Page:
I've been off the grid for nearly 3 weeks.
My normal routine, which I like a lot, has been disrupted. I haven't posted a journal entry, balanced the books, cleaned the studio, answered the bulk of my email, or photographed anything purely for fun.
Why? Because I've had big projects to address. They were things that meant a lot to me. I finished my work on the Cuba movie (it should be out soon), recorded an entirely new training titled "Dropbox for Photographers," wrote an eBook on photographing Cuba, lead a 3-day workshop in the Eastern Sierra, and completed a big photography project for my favorite commercial client.
One of the things that I learned when I first started writing books was this: I had to be willing to put my normal life on hold if I were to accomplish big things. I couldn't write a book and continue to work 10 hours a day on daily stuff. Something had to give.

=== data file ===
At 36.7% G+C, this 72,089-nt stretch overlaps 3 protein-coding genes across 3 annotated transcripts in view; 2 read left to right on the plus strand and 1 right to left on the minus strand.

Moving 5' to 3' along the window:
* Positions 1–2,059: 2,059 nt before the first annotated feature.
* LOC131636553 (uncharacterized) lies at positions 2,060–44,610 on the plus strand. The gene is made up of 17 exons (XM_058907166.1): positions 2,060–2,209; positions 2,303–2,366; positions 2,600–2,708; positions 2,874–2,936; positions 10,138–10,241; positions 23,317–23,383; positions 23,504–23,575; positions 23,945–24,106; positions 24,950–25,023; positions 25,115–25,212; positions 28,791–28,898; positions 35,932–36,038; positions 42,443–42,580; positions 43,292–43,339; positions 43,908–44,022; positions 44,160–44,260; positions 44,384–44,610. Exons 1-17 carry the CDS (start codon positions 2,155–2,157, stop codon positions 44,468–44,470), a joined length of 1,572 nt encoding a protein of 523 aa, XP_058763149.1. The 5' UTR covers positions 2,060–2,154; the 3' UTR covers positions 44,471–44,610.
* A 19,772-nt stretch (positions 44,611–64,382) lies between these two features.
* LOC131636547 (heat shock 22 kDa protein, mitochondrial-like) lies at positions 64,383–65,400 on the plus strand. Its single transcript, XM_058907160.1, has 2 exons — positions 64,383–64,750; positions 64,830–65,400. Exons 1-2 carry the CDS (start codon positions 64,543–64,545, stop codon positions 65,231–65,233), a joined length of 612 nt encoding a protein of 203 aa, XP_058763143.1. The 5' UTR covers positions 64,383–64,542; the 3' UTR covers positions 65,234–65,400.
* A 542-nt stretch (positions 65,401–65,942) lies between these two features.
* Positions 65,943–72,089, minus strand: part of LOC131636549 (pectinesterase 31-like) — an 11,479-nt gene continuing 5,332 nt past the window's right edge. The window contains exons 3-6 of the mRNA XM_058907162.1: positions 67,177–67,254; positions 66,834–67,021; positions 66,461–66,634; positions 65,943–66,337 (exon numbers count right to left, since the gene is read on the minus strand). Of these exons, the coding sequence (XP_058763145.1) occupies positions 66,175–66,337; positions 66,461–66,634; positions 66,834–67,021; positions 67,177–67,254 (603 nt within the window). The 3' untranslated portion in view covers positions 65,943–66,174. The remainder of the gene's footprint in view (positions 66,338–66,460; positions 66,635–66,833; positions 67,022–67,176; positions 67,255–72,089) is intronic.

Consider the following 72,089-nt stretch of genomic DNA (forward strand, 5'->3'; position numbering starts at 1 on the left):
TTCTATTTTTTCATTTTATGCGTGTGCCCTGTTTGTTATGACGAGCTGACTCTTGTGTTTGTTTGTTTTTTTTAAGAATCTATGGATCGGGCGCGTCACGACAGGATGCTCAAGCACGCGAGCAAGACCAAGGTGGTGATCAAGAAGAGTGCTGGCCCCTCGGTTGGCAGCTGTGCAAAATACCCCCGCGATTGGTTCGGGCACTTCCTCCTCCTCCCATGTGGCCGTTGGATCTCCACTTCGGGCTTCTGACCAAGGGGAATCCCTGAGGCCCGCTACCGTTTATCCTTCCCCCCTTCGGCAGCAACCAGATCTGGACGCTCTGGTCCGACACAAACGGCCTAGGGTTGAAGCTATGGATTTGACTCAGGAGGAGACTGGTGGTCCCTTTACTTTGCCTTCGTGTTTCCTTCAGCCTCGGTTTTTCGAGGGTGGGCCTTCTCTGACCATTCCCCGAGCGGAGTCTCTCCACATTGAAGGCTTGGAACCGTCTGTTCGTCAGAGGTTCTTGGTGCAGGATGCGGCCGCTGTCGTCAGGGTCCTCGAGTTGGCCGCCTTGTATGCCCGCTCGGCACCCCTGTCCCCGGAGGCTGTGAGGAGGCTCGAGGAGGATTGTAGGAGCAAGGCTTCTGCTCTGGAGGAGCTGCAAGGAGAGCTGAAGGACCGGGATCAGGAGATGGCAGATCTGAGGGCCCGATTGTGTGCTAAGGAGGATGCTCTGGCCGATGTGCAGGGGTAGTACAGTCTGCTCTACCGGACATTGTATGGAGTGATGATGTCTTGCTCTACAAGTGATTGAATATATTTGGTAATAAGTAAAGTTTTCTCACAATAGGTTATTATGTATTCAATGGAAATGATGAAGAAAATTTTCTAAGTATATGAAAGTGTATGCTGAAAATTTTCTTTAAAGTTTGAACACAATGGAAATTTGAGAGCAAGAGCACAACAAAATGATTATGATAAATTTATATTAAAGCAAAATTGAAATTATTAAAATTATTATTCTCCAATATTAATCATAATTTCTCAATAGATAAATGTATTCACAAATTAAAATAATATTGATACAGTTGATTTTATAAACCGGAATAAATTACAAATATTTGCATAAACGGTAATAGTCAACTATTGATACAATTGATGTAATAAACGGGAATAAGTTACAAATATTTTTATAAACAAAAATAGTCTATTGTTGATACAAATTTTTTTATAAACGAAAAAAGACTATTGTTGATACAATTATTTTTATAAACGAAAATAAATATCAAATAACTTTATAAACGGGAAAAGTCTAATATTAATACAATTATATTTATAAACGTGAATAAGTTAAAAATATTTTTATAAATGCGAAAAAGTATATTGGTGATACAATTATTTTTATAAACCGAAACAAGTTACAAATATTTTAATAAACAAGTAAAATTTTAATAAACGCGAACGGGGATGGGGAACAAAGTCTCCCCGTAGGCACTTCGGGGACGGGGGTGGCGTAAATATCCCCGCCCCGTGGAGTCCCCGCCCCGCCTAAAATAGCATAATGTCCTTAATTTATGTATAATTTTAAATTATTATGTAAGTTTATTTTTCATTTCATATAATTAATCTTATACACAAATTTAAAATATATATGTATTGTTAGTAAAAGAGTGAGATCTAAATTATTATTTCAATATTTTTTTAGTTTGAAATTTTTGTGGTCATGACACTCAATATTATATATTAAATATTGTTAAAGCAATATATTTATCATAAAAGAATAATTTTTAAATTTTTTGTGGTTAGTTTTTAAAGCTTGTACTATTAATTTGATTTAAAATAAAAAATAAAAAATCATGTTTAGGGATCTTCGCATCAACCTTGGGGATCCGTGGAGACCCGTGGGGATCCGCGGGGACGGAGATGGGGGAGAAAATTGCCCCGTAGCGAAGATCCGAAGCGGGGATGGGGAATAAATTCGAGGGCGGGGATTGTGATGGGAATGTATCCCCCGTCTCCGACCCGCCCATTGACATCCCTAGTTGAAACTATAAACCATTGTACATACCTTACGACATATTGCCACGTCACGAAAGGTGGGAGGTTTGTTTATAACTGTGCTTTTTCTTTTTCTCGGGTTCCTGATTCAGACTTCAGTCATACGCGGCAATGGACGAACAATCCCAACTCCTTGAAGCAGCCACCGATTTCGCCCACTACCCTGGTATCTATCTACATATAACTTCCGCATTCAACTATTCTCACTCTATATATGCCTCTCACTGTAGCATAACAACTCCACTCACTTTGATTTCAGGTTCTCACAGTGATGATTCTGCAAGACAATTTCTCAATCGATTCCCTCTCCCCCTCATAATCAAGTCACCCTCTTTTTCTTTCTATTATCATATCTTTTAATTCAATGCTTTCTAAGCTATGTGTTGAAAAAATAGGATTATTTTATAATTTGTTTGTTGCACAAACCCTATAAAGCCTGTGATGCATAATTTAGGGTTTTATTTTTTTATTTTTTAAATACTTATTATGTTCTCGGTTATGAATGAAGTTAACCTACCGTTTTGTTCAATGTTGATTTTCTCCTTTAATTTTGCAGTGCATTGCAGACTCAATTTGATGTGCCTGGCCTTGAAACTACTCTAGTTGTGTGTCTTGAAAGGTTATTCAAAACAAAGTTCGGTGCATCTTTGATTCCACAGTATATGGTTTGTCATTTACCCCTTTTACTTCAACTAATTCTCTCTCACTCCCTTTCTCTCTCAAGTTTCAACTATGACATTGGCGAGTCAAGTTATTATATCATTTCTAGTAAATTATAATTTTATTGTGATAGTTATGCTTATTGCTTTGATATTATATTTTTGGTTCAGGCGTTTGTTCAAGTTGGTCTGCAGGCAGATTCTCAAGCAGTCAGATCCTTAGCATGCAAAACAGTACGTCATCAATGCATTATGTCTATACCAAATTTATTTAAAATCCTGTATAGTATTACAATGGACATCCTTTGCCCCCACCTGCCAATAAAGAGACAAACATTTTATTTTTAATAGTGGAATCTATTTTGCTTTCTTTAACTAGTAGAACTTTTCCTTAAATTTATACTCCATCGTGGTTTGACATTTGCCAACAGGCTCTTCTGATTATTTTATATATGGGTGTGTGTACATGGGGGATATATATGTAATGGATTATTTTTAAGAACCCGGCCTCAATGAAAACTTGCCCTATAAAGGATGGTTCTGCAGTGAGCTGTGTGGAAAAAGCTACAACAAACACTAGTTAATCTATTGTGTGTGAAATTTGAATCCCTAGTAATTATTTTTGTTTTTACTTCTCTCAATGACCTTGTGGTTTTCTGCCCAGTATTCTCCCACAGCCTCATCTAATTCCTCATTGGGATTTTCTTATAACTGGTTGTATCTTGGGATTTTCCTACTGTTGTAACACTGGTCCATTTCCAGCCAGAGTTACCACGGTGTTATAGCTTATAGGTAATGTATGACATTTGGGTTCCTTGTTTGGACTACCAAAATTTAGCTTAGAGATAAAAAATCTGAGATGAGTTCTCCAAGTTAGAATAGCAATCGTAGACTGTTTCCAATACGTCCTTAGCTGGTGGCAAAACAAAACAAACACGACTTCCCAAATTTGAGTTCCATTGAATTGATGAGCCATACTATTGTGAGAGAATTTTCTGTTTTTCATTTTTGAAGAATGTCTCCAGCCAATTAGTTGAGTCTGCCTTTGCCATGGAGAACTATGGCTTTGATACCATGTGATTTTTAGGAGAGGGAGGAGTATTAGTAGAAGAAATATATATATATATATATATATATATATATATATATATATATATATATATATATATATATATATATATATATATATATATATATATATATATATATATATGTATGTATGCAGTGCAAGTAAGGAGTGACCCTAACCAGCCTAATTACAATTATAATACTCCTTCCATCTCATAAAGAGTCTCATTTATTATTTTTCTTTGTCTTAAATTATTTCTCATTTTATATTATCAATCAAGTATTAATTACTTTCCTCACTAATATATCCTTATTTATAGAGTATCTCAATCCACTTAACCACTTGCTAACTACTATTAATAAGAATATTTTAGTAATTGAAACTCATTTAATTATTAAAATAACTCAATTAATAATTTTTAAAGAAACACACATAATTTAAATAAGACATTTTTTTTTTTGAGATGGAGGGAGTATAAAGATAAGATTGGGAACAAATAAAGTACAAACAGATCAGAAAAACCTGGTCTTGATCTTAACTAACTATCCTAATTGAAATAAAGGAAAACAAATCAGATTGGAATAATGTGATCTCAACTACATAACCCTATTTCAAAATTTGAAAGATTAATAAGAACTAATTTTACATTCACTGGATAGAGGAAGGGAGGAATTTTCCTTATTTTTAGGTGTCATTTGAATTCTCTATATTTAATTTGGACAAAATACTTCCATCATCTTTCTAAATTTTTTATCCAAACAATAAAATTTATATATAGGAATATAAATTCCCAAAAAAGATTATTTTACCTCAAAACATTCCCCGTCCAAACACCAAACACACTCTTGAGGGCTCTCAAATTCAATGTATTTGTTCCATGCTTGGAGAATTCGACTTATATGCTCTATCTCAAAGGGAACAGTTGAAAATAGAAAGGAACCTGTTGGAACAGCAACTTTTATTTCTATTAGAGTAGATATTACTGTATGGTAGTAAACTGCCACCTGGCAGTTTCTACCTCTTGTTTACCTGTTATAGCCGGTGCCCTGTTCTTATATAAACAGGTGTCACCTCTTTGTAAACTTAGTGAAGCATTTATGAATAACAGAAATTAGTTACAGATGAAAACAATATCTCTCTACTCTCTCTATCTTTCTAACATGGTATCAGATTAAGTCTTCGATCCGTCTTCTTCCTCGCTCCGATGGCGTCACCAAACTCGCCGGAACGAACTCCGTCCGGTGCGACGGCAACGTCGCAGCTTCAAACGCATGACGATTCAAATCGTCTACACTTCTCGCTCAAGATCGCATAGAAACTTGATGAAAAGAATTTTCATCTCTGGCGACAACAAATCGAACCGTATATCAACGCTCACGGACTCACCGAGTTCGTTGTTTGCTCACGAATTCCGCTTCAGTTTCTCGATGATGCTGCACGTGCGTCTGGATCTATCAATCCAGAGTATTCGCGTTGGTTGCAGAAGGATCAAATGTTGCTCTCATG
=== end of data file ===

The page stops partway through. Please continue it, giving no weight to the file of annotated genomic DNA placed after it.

It's difficult for me to stray from routine. I find it hard to look out the window and see the garden overgrown. But those are the tasks that turn authors into procrastinators. And that's the reason why most writers don't finish books.
In order to move forward, you must break routine.
Today is my first day back. I feel great. I've cleaned up the garden, organized my office, made a haircut appointment, paid the bills, and have now returned to the journal.
My joy stems not only from being back in the daily groove, but because I know that I've accomplished things. I've moved the ball forward.
People ask me how I get so much done. The answer is this: You have to be willing to let go of what's comfortable, at least for a while.